Wednesday, November 27, 2013

Evangelii Gaudium

For those interested in such things, I encourage them to take the time to read the Pope's Evangellii Gaudium, his first apostolic exhortation. I'm in the midst of working on three different projects all at once and I've not quite read the whole letter with the attention it deserves.

One particularly plum section I did manage to read, however, deserves mention and applies particularly to clergy. Under the subtitle No Spiritual Worldliness (93-97), the Holy Father gives a marvelous diagnosis for a problem facing many clergy today. Sad to say, I know not a few priests - Jesuit, other religious orders and congregations, and diocesan - afflicted with a form of spiritual worldliness:
This worldliness can be fueled in two deeply interrelated ways. One is the attraction of gnosticism, a purely subjective faith whose only interest is a certain experience or a set of ideas and bits of information which are meant to console and enlighten, but which ultimately keep one imprisoned in his or her own thoughts and feelings. The other is the self-absorbed promethean neopelagianism of those who ultimately trust only in their own powers and feel superior to others because they observe certain rules or remain intransigently faithful to a particular Catholic style from the past. A supposed soundness of doctrine or discipline leads instead to a narcissistic and authoritarian elitism, whereby instead of evangelizing, one analyzes and classifies others, and instead of opening the door to grace, one exhausts his or her energies in inspecting and verifying. In neither case is one really concerned about Jesus Christ or others. These are manifestations of an anthropocentric immanentism. It is impossible to think that a genuine evangelizing thrust could emerge from these adulterated forms of Christianity. (94)
If ever there were a great turn of phrase, "self-absorbed promethean neopelagianism" has count to count as one. Further, and more importantly, this section on spiritual worldliness forces all of us to consider how we envision the Church: is it a beautiful relic from a long-gone past, a gilded sarcophagus redolent of past glory and incense, or is the Church a doorway to a joyful encounter with the Living One? Should the Church cling to its past or open itself up for the coming future?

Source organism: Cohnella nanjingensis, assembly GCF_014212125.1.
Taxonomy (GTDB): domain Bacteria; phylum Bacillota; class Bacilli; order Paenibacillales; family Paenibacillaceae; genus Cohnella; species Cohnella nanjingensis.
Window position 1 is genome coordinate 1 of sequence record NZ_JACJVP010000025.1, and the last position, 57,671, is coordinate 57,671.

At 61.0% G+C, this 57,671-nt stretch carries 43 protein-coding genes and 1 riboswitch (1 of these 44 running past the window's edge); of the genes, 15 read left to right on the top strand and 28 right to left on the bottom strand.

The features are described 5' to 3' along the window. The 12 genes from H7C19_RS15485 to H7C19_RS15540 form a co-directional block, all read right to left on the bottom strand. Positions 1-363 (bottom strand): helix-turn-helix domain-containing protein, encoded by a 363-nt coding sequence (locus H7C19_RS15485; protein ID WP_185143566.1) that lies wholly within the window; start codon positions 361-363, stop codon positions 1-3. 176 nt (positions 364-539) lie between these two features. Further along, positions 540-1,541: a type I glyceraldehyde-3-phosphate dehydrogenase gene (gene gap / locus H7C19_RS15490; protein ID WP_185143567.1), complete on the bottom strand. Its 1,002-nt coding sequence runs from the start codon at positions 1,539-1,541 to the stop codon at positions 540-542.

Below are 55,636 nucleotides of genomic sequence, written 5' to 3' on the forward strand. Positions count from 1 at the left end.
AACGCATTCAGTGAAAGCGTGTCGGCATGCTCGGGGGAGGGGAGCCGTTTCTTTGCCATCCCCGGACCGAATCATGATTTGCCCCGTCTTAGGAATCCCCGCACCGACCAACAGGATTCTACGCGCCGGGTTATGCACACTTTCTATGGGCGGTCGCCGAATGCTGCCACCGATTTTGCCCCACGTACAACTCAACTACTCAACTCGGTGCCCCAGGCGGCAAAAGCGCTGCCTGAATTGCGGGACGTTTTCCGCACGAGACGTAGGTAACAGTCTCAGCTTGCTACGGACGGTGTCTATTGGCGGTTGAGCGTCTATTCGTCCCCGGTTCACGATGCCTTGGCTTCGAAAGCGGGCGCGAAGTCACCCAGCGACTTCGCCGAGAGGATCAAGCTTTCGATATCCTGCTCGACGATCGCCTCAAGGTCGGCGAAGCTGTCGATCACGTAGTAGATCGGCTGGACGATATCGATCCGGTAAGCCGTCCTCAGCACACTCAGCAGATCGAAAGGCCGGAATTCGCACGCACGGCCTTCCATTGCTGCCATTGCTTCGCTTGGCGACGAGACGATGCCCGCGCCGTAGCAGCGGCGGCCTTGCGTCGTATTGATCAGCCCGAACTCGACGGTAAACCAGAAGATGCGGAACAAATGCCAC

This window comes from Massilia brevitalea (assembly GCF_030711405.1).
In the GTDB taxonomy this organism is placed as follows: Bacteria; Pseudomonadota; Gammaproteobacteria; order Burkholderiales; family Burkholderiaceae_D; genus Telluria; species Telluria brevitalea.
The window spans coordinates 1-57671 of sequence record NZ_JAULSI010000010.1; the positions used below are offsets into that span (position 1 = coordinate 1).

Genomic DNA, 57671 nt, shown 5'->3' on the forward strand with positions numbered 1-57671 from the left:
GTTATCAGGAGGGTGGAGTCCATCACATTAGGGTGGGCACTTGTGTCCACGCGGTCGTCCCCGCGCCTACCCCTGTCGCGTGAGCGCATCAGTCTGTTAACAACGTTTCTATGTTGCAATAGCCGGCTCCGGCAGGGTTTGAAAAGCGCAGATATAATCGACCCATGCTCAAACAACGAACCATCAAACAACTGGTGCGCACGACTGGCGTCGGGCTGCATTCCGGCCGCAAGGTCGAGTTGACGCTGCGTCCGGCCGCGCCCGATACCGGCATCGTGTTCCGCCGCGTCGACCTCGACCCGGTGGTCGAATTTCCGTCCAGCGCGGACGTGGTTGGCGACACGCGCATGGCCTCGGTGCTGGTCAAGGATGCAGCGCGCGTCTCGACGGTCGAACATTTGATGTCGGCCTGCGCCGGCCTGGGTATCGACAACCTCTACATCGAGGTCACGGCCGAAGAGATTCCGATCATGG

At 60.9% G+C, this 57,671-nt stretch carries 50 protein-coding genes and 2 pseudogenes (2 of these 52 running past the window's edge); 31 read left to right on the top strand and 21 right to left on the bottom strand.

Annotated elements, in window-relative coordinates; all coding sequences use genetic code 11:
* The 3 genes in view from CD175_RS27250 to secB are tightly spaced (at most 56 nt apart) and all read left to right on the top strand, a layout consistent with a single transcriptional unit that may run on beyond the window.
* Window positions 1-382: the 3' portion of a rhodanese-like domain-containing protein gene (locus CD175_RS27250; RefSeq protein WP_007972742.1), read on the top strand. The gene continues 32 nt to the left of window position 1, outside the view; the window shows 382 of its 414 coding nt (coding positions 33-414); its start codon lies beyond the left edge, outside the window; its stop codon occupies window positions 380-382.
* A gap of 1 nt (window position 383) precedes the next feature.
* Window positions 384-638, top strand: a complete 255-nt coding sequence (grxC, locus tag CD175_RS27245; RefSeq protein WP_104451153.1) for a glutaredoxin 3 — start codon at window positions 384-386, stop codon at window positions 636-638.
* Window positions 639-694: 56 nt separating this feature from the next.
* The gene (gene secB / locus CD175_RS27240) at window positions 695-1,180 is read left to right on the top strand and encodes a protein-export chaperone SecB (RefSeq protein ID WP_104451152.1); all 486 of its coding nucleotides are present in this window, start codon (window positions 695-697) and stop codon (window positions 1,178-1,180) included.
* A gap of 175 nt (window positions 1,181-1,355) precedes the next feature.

There are too many in the Church today - lay and clergy - who have become defeatist, querulous and disillusioned pessimists, "sourpusses." (85). These are the people who hearken back to some (non-existent) "good-old days" and grumble about the present. They forget exactly what the Holy Father continually reminds us of: the life of Christian discipleship is a life lived, always, under the shadow of the Cross. Or, in one of the more memorable lines heard from a homily: You can't be a friend of Jesus and an enemy of the Cross. Christian disciples cannot help but to see the Cross, to see its imposing form in the horizon, to feel its shadow fall over us. Yet, in faith, we realize that the Cross we see appears against the horizon of the Resurrection, the promise that life triumphs over death, that good conquers evil.

The Joy of the Gospel doesn't promise that we will live different lives. Instead, we are called to live our lives differently: not as pickle-pusses or narcissists, but as joyful pilgrims following the Risen One, accepting His Cross, and rejoicing in his triumph over death.

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